“I feel bad for Kim Anderson. I really want this to work for him. I want him to win big at Missouri.”
That or some variation of if has been posted on Twitter, Facebook and message boards across the Internet. If you’re a Missouri fan, you want Anderson succeed.
It’s not happening.
If back-to-back 20-loss seasons weren’t enough to prove that, Saturday’s embarrassing home loss to another directional school, Eastern Illinois, should be plenty of evidence.
Two-and-a-half years into his tenure, Anderson is 24-49. Twenty-four and forty-nine. He’s winning less than one-third of his games, and he’s doing it in front of some of the smallest crowds in school history.
Anderson inherited a mess. Former director Mike Alden lit the atomic bomb by meddling with a successful coach (Mike Anderson) and hiring a career con man (Frank Haith). The latter nuked the program in just three years, leaving behind a slew of NCAA infractions and a depleted roster.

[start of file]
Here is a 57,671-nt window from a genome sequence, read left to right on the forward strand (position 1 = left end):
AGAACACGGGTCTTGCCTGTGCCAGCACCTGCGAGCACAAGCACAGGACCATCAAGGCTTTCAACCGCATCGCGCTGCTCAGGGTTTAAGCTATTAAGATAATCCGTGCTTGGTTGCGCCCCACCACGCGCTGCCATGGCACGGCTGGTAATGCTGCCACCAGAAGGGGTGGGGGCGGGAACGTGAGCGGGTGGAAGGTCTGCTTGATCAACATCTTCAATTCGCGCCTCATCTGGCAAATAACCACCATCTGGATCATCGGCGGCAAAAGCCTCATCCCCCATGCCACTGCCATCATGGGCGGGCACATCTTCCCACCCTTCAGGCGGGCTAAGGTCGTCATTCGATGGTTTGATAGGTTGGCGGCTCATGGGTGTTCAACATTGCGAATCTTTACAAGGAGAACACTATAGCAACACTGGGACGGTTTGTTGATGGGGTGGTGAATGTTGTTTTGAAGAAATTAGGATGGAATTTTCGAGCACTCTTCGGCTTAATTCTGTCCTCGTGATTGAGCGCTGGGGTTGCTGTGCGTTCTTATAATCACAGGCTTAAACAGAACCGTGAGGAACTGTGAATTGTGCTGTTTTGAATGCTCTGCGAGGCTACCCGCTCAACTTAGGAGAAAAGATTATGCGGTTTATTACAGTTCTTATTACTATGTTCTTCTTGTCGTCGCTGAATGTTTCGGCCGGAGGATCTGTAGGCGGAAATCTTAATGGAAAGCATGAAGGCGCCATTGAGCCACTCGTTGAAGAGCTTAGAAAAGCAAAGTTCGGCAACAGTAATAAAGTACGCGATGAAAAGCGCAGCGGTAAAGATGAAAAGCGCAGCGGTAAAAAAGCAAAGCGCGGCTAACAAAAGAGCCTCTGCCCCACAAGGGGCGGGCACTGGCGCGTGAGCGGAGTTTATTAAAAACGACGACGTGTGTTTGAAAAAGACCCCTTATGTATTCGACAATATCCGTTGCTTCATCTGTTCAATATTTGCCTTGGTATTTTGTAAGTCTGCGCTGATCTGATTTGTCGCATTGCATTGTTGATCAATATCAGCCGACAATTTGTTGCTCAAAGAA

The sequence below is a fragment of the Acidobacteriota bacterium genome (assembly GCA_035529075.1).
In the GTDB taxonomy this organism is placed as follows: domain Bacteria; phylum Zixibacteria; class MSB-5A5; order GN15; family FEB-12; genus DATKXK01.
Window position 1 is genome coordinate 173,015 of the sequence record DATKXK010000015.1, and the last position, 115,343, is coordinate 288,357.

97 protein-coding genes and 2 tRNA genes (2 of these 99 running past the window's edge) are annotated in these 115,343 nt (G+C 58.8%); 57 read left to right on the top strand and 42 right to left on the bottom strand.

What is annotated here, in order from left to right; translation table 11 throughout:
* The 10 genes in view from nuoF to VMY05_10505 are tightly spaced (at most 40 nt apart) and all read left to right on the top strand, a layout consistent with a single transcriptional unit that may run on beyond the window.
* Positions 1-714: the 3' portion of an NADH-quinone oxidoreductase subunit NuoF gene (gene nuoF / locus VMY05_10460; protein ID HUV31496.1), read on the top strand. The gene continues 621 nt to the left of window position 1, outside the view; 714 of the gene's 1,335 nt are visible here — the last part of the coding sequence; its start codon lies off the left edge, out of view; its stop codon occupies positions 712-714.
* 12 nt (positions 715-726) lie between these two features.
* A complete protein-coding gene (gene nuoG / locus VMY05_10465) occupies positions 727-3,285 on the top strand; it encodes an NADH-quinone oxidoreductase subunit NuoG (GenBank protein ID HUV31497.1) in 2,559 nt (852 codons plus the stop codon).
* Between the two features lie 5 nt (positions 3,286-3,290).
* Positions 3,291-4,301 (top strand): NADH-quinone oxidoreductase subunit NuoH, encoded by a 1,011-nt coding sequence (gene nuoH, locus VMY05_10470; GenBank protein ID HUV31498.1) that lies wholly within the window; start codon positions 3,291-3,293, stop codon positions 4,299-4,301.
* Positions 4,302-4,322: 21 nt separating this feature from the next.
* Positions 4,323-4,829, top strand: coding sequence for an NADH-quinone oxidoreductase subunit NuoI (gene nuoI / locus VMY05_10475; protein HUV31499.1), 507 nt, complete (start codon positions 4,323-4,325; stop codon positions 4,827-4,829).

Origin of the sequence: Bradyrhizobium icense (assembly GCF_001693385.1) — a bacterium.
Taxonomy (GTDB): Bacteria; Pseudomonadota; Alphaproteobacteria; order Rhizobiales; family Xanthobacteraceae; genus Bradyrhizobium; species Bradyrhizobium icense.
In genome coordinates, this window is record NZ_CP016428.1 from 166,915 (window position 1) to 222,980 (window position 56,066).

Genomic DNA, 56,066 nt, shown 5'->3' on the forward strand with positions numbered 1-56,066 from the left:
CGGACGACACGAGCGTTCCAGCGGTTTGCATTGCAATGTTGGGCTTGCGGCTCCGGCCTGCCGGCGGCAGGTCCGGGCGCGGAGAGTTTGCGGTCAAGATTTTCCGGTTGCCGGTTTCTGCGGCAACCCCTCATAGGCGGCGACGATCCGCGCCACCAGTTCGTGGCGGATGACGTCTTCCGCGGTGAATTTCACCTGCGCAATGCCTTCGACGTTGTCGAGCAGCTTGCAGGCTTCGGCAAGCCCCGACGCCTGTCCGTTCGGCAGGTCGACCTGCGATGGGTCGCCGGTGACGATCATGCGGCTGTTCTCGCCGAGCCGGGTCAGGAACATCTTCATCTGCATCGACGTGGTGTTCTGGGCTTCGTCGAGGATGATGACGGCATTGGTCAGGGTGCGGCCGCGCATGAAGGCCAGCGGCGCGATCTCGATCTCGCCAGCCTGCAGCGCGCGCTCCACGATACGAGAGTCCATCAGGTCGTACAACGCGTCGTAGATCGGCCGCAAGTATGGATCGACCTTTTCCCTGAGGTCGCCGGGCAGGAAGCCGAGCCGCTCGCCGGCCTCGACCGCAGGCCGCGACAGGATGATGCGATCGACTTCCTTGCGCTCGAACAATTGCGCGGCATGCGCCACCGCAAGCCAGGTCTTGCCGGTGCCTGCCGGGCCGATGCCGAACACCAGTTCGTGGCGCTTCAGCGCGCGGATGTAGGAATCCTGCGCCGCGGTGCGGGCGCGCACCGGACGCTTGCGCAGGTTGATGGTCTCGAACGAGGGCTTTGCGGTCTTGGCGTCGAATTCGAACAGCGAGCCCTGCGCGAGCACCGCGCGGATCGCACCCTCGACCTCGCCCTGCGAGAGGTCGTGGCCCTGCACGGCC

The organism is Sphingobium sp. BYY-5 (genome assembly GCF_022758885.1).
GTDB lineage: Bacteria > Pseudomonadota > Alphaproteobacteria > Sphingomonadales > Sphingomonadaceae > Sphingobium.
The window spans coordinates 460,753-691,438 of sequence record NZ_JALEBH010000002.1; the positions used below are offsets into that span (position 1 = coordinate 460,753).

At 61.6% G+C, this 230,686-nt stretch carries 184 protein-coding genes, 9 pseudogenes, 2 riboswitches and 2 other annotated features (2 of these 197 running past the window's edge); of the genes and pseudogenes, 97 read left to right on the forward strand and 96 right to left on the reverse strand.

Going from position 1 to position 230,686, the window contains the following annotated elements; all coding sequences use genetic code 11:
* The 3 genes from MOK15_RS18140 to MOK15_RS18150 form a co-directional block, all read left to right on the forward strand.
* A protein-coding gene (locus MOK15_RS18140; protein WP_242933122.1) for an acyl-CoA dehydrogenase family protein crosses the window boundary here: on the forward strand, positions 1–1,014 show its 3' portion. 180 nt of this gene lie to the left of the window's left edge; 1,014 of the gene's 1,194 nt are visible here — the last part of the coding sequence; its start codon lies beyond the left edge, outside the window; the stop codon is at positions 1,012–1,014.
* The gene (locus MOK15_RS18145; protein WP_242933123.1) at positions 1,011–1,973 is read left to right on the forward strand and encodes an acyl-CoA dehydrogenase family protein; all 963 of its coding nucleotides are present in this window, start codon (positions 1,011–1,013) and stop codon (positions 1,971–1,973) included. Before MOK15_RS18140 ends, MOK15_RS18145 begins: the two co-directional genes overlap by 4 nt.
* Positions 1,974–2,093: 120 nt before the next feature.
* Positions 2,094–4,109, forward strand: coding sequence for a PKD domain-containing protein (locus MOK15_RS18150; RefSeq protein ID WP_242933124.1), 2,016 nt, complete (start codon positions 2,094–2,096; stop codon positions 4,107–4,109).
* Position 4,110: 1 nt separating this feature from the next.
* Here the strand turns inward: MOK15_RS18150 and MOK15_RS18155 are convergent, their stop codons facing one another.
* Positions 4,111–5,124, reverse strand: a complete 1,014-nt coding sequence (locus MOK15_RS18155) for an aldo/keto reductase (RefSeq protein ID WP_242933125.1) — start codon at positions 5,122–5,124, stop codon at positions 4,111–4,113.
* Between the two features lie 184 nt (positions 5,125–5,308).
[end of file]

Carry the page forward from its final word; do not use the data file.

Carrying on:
Alden ended up settling for Anderson, a True Son, national champion at the University of Central Missouri and a great man. Unfortunately, despite those enviable qualities, it was the worst hire Alden could have made.
It was obvious early on that Anderson was in over his head. In his first game, he lost to UMKC 69-61 at home. In less than three years, Anderson has lost to several mid-majors, including two this season in North Carolina Central and Eastern Illinois. Against power conference opponents, he is 6-44. Six and forty-four.
After two miserable seasons in which he went a combined 19-44, Anderson finally did what he should have in his first season with a complete overhaul, resulting in a roster that consists of 11 freshmen and sophomores.
With one of the youngest teams in the country, growing pains were and are expected. But Missouri should not lose to MEAC and Ohio Valley Conference teams at home. That points to a lack of talent and a lack of coaching said talent.
Anderson can no longer say he isn’t coaching his players. This roster is his. It’s also one of the reasons he needs to be replaced. If he can’t recruit high-major talent, he shouldn’t be coaching in a major conference.
At the very least, after two years, the program should show signs of progress. The most depressing thing about Missouri basketball is that the players are regressing. Whatever confidence they had after pushing national power Xavier a month ago is long gone.
Anderson came to Missouri needing a backhoe to clean up the mess. Unfortunately, he brought a spoon.